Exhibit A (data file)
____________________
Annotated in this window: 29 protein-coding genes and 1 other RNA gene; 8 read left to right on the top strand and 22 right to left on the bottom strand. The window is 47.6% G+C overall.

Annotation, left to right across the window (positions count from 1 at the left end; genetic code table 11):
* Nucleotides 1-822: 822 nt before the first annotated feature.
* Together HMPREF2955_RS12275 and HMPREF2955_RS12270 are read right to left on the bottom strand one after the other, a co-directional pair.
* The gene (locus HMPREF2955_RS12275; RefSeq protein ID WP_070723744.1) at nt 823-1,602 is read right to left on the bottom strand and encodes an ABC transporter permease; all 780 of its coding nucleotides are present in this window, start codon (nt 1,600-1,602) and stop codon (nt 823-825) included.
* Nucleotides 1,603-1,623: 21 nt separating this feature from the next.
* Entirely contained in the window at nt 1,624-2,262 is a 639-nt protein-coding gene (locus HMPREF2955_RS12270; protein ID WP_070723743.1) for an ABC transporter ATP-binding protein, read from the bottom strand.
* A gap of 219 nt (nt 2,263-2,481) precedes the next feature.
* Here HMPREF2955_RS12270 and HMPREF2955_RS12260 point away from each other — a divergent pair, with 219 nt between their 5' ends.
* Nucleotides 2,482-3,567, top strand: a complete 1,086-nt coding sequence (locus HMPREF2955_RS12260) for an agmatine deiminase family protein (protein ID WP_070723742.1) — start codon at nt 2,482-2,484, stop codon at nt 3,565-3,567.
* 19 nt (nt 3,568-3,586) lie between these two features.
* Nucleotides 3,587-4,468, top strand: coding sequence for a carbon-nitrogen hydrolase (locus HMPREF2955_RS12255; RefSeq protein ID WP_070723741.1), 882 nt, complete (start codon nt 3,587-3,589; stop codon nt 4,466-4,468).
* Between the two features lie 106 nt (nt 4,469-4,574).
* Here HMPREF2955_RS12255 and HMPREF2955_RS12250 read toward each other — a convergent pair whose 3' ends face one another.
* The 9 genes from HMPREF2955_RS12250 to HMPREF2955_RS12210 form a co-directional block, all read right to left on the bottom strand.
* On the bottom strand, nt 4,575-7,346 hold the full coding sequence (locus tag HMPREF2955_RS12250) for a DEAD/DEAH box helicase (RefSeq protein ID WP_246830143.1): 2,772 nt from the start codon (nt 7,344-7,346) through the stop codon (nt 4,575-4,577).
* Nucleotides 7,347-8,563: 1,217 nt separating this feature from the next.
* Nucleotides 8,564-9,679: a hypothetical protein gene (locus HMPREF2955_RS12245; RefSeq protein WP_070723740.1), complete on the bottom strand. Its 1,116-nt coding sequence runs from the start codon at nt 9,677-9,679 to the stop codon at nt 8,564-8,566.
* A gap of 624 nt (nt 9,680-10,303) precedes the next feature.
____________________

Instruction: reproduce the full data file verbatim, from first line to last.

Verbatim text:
Annotated in this window: 29 protein-coding genes and 1 other RNA gene; 8 read left to right on the top strand and 22 right to left on the bottom strand. The window is 47.6% G+C overall.

Annotation, left to right across the window (positions count from 1 at the left end; genetic code table 11):
* Nucleotides 1-822: 822 nt before the first annotated feature.
* Together HMPREF2955_RS12275 and HMPREF2955_RS12270 are read right to left on the bottom strand one after the other, a co-directional pair.
* The gene (locus HMPREF2955_RS12275; RefSeq protein ID WP_070723744.1) at nt 823-1,602 is read right to left on the bottom strand and encodes an ABC transporter permease; all 780 of its coding nucleotides are present in this window, start codon (nt 1,600-1,602) and stop codon (nt 823-825) included.
* Nucleotides 1,603-1,623: 21 nt separating this feature from the next.
* Entirely contained in the window at nt 1,624-2,262 is a 639-nt protein-coding gene (locus HMPREF2955_RS12270; protein ID WP_070723743.1) for an ABC transporter ATP-binding protein, read from the bottom strand.
* A gap of 219 nt (nt 2,263-2,481) precedes the next feature.
* Here HMPREF2955_RS12270 and HMPREF2955_RS12260 point away from each other — a divergent pair, with 219 nt between their 5' ends.
* Nucleotides 2,482-3,567, top strand: a complete 1,086-nt coding sequence (locus HMPREF2955_RS12260) for an agmatine deiminase family protein (protein ID WP_070723742.1) — start codon at nt 2,482-2,484, stop codon at nt 3,565-3,567.
* 19 nt (nt 3,568-3,586) lie between these two features.
* Nucleotides 3,587-4,468, top strand: coding sequence for a carbon-nitrogen hydrolase (locus HMPREF2955_RS12255; RefSeq protein ID WP_070723741.1), 882 nt, complete (start codon nt 3,587-3,589; stop codon nt 4,466-4,468).
* Between the two features lie 106 nt (nt 4,469-4,574).
* Here HMPREF2955_RS12255 and HMPREF2955_RS12250 read toward each other — a convergent pair whose 3' ends face one another.
* The 9 genes from HMPREF2955_RS12250 to HMPREF2955_RS12210 form a co-directional block, all read right to left on the bottom strand.
* On the bottom strand, nt 4,575-7,346 hold the full coding sequence (locus tag HMPREF2955_RS12250) for a DEAD/DEAH box helicase (RefSeq protein ID WP_246830143.1): 2,772 nt from the start codon (nt 7,344-7,346) through the stop codon (nt 4,575-4,577).
* Nucleotides 7,347-8,563: 1,217 nt separating this feature from the next.
* Nucleotides 8,564-9,679: a hypothetical protein gene (locus HMPREF2955_RS12245; RefSeq protein WP_070723740.1), complete on the bottom strand. Its 1,116-nt coding sequence runs from the start codon at nt 9,677-9,679 to the stop codon at nt 8,564-8,566.
* A gap of 624 nt (nt 9,680-10,303) precedes the next feature.